Northwestern University Press, 1989 Paper: 978-0-8101-0812-7
ABOUT THIS BOOK | AUTHOR BIOGRAPHY | TOC | REQUEST ACCESSIBLE FILE
ABOUT THIS BOOK
Long unavailable, The Structure of "The Brothers Karamazov" is a classic in American Slavic studies. Robert L. Belknap's study clarifies the complex architectonics of Dostoevsky's most carefully constructed and painstakingly written book by employing structuralist critical methods. This first paperback edition includes a new preface by the author, reflecting on the theory of the book and on recent developments in Dostoevsky criticism and relevant critical theory.
Robert L. Belknap is professor of Slavic Languages and the former dean of Columbia University. He is the author of numerous articles and the coauthor of Tradition and Innovation: General Education and the Reintegration of the University.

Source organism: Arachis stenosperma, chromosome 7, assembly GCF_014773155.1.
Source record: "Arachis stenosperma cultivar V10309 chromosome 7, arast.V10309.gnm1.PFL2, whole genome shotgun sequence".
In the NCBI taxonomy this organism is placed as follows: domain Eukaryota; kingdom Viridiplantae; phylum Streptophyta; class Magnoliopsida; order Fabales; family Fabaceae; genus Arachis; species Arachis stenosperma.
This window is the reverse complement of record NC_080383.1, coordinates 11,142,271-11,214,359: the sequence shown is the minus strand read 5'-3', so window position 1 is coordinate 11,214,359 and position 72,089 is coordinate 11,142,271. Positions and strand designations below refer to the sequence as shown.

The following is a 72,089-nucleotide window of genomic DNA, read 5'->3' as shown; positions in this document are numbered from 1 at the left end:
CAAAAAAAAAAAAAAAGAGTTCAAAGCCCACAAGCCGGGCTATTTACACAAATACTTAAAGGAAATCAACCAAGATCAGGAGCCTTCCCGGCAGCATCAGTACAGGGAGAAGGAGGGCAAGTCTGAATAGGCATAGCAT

TABLE OF CONTENTS
Preface to First Edition
The Diversity of Interpretations of The Brothers Karamazov
The Diverse Views on Dostoevskij's Technique
The Structure of Inherent Relationships
Some Properties of the Inherent Relationships
Some Methodological Problems
The Ways in Which the Inherent Relationships Shape the Reader's Experience
Control of the Reader's Memory
Use of the Reader's Expectations
Inherent Relationships as Sequential Links
Connections in the World Shown in the Novel
Characters who Shape the Causal Pattern
Parallels between Chronological and Inherent Connections
The Narrative Structure
The Indistinct Narrator
His Scope and Mode of Awareness
Parallels between the Narrative and the Plot Structures
Withholding and Selecting Information
Tertiary and Quaternary Narrators
Pagination of Editions
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